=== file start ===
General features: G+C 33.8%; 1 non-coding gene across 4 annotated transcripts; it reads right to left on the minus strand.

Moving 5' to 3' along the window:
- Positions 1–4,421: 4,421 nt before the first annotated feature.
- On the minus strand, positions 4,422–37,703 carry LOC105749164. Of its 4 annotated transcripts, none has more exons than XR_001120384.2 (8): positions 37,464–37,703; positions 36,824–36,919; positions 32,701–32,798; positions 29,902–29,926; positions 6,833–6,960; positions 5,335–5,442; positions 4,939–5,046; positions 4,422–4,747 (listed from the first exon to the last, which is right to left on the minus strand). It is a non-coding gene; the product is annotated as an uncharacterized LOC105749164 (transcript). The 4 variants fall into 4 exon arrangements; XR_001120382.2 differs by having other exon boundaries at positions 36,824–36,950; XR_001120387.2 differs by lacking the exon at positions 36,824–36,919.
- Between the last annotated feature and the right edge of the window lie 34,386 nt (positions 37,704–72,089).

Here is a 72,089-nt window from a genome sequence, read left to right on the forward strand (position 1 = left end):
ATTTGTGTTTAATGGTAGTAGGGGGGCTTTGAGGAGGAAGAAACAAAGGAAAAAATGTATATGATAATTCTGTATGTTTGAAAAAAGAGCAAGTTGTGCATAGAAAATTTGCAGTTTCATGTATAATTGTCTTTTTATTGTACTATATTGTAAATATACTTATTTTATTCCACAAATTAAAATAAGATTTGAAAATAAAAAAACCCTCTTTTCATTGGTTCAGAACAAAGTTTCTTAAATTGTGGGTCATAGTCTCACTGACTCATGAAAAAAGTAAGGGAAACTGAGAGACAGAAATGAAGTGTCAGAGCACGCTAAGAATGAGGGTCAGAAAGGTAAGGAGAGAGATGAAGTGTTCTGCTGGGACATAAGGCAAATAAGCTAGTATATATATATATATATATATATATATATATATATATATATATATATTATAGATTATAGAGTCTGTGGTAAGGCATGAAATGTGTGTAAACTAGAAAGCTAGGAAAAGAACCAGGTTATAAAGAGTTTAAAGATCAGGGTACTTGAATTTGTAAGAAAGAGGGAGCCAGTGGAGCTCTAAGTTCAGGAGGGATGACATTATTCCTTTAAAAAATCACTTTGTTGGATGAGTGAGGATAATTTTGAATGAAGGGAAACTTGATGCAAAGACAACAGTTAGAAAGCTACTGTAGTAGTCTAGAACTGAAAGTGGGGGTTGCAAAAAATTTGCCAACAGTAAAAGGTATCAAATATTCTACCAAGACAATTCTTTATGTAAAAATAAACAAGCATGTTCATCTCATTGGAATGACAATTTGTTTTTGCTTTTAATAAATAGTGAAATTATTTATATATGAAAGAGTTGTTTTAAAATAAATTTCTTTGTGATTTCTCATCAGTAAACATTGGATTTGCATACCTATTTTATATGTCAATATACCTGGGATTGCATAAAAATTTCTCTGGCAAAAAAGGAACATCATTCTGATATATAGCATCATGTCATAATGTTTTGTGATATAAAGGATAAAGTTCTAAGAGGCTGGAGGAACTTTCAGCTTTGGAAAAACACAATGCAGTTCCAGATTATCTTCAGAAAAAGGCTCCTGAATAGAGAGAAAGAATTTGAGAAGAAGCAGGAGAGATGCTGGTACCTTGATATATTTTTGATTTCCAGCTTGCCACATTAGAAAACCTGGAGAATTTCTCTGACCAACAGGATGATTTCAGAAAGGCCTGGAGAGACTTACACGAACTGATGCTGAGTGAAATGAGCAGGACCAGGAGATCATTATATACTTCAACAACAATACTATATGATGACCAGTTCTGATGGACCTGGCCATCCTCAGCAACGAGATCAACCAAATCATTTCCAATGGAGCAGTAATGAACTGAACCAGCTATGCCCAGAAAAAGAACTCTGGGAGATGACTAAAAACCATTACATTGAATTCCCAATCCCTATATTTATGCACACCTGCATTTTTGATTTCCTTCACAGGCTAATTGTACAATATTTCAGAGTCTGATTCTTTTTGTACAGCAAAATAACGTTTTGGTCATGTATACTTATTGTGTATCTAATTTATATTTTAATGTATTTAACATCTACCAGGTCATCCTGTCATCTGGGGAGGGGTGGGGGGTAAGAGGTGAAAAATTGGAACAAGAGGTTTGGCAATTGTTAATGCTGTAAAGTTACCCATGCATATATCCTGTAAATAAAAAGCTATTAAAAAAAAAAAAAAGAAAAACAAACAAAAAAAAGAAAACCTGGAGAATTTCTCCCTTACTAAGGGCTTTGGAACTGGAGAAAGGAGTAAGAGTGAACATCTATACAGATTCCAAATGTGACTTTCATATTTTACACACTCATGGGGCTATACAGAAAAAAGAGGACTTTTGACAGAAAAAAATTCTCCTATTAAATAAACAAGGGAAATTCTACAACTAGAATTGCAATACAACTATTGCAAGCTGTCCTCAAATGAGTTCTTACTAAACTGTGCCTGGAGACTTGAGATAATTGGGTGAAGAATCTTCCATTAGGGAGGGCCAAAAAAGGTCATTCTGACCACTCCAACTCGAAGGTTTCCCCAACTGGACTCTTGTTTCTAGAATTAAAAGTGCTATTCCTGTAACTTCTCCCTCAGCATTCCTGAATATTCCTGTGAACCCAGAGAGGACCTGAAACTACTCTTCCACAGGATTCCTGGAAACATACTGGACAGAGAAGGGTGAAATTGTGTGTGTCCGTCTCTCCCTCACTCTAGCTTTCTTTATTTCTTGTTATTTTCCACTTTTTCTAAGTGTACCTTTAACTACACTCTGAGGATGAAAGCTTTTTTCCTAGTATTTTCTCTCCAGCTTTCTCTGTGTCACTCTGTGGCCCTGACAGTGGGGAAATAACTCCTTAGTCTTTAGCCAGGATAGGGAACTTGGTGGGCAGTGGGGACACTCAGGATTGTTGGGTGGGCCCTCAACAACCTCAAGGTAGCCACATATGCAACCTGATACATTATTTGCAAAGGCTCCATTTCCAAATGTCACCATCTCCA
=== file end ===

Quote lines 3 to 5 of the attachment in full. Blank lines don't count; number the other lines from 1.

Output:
- Positions 1–4,421: 4,421 nt before the first annotated feature.
- On the minus strand, positions 4,422–37,703 carry LOC105749164. Of its 4 annotated transcripts, none has more exons than XR_001120384.2 (8): positions 37,464–37,703; positions 36,824–36,919; positions 32,701–32,798; positions 29,902–29,926; positions 6,833–6,960; positions 5,335–5,442; positions 4,939–5,046; positions 4,422–4,747 (listed from the first exon to the last, which is right to left on the minus strand). It is a non-coding gene; the product is annotated as an uncharacterized LOC105749164 (transcript). The 4 variants fall into 4 exon arrangements; XR_001120382.2 differs by having other exon boundaries at positions 36,824–36,950; XR_001120387.2 differs by lacking the exon at positions 36,824–36,919.
- Between the last annotated feature and the right edge of the window lie 34,386 nt (positions 37,704–72,089).